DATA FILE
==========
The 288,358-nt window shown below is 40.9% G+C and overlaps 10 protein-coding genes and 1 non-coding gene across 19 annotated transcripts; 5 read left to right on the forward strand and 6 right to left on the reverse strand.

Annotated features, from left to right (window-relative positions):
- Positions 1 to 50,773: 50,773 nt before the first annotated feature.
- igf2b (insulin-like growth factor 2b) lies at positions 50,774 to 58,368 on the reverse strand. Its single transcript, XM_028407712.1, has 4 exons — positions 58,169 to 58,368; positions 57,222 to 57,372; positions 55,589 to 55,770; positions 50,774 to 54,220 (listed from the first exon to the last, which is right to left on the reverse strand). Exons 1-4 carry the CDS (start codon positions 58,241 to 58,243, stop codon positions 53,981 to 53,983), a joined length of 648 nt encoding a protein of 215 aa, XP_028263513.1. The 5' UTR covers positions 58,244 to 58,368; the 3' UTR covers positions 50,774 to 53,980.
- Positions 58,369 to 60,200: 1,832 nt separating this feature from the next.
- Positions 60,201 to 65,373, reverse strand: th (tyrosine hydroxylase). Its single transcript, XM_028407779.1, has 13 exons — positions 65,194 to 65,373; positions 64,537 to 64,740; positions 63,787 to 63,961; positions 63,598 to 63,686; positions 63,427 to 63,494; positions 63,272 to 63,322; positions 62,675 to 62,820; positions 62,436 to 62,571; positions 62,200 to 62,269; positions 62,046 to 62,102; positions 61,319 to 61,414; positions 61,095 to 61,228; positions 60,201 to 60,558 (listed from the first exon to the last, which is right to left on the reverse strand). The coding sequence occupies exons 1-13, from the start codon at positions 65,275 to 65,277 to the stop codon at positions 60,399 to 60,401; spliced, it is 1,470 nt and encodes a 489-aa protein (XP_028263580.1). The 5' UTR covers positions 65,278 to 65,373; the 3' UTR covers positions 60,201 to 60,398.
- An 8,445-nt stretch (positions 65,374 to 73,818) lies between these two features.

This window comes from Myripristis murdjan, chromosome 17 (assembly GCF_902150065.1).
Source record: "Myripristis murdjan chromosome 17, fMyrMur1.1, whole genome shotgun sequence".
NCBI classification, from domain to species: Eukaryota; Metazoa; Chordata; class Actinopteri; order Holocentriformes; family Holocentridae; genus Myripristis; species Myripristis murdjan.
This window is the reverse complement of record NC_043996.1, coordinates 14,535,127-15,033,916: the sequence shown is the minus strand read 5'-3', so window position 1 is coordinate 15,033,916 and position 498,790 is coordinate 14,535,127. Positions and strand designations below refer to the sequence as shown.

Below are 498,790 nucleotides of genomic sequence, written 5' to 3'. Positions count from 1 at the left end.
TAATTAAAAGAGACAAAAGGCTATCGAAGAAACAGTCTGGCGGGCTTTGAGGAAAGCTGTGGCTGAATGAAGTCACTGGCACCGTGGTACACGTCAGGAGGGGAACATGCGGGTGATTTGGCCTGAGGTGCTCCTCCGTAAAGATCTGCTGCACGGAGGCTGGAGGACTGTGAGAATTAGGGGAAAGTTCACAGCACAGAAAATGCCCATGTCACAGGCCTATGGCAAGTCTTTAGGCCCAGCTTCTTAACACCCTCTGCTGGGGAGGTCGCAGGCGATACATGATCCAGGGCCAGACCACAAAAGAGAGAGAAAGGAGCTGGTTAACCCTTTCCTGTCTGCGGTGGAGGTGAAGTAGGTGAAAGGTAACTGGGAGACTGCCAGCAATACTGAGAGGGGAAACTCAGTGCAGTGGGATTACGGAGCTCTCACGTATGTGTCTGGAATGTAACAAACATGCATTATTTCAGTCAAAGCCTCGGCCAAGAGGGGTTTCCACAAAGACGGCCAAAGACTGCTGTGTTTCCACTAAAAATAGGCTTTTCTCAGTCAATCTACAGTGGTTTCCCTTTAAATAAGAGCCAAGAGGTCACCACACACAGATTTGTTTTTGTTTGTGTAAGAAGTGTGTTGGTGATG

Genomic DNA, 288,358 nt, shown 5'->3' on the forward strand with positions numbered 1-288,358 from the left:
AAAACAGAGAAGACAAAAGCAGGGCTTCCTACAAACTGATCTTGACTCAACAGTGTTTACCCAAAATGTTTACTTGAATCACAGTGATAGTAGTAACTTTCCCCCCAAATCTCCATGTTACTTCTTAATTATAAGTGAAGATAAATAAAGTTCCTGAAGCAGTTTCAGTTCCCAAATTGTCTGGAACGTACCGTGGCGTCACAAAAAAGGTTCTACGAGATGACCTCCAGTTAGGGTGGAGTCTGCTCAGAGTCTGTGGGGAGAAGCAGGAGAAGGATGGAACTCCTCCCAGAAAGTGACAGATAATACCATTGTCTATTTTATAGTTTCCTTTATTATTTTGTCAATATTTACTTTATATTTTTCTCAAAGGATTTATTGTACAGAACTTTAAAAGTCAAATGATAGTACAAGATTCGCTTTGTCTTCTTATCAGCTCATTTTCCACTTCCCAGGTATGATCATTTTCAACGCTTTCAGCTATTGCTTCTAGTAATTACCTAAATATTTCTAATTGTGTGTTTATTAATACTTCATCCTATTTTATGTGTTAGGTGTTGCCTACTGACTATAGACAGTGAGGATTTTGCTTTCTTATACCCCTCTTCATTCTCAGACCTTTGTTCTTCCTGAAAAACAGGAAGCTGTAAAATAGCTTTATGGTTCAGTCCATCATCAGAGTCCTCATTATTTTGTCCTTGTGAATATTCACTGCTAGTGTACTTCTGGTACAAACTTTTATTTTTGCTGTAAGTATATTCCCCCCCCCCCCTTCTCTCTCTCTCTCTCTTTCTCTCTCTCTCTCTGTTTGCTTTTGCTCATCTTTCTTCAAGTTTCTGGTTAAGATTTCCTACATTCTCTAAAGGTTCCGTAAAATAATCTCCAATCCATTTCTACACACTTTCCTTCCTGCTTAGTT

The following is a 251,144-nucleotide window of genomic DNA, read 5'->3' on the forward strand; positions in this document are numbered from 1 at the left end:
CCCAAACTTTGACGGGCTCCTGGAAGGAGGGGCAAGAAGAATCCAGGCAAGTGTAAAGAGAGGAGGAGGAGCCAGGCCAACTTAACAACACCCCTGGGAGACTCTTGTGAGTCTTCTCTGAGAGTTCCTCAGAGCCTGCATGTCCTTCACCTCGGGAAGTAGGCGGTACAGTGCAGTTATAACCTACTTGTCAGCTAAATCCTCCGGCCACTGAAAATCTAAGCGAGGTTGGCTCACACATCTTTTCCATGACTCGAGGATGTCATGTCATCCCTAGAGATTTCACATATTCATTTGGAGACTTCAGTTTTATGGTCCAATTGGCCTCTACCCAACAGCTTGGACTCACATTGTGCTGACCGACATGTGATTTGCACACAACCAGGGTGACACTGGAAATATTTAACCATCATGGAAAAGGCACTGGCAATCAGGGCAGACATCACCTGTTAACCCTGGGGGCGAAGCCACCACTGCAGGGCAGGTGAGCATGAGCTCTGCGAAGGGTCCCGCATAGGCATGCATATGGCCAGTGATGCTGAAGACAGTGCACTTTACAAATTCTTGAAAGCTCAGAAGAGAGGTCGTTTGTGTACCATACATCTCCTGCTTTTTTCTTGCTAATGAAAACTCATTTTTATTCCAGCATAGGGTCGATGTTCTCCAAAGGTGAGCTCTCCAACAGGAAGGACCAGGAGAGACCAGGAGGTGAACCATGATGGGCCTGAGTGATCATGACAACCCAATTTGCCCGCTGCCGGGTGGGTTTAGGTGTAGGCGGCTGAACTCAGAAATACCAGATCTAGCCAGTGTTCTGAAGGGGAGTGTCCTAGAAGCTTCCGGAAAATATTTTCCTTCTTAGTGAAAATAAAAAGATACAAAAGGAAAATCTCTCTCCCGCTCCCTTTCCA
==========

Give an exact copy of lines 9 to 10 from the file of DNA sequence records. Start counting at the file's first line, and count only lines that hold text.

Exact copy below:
Source record: "Myripristis murdjan chromosome 17, fMyrMur1.1, whole genome shotgun sequence".
NCBI classification, from domain to species: Eukaryota; Metazoa; Chordata; class Actinopteri; order Holocentriformes; family Holocentridae; genus Myripristis; species Myripristis murdjan.